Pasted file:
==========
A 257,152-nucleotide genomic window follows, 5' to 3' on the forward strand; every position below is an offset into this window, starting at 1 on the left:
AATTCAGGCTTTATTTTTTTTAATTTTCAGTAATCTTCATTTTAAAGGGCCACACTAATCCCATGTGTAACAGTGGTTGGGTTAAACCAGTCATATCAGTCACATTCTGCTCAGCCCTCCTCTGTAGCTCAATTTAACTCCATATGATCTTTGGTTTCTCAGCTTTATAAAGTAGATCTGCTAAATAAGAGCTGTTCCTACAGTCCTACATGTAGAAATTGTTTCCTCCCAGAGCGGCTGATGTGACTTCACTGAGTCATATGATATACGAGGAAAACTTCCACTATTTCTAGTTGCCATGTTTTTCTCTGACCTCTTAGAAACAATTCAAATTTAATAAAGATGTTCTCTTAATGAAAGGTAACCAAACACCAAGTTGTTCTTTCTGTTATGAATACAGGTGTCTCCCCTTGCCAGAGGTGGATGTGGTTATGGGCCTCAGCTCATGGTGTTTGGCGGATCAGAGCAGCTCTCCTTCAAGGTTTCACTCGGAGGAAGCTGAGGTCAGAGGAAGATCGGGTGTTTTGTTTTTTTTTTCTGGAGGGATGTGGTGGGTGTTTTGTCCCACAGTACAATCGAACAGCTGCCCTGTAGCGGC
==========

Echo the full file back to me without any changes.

A 257,152-nucleotide genomic window follows, 5' to 3' on the forward strand; every position below is an offset into this window, starting at 1 on the left:
AATTCAGGCTTTATTTTTTTTAATTTTCAGTAATCTTCATTTTAAAGGGCCACACTAATCCCATGTGTAACAGTGGTTGGGTTAAACCAGTCATATCAGTCACATTCTGCTCAGCCCTCCTCTGTAGCTCAATTTAACTCCATATGATCTTTGGTTTCTCAGCTTTATAAAGTAGATCTGCTAAATAAGAGCTGTTCCTACAGTCCTACATGTAGAAATTGTTTCCTCCCAGAGCGGCTGATGTGACTTCACTGAGTCATATGATATACGAGGAAAACTTCCACTATTTCTAGTTGCCATGTTTTTCTCTGACCTCTTAGAAACAATTCAAATTTAATAAAGATGTTCTCTTAATGAAAGGTAACCAAACACCAAGTTGTTCTTTCTGTTATGAATACAGGTGTCTCCCCTTGCCAGAGGTGGATGTGGTTATGGGCCTCAGCTCATGGTGTTTGGCGGATCAGAGCAGCTCTCCTTCAAGGTTTCACTCGGAGGAAGCTGAGGTCAGAGGAAGATCGGGTGTTTTGTTTTTTTTTTCTGGAGGGATGTGGTGGGTGTTTTGTCCCACAGTACAATCGAACAGCTGCCCTGTAGCGGC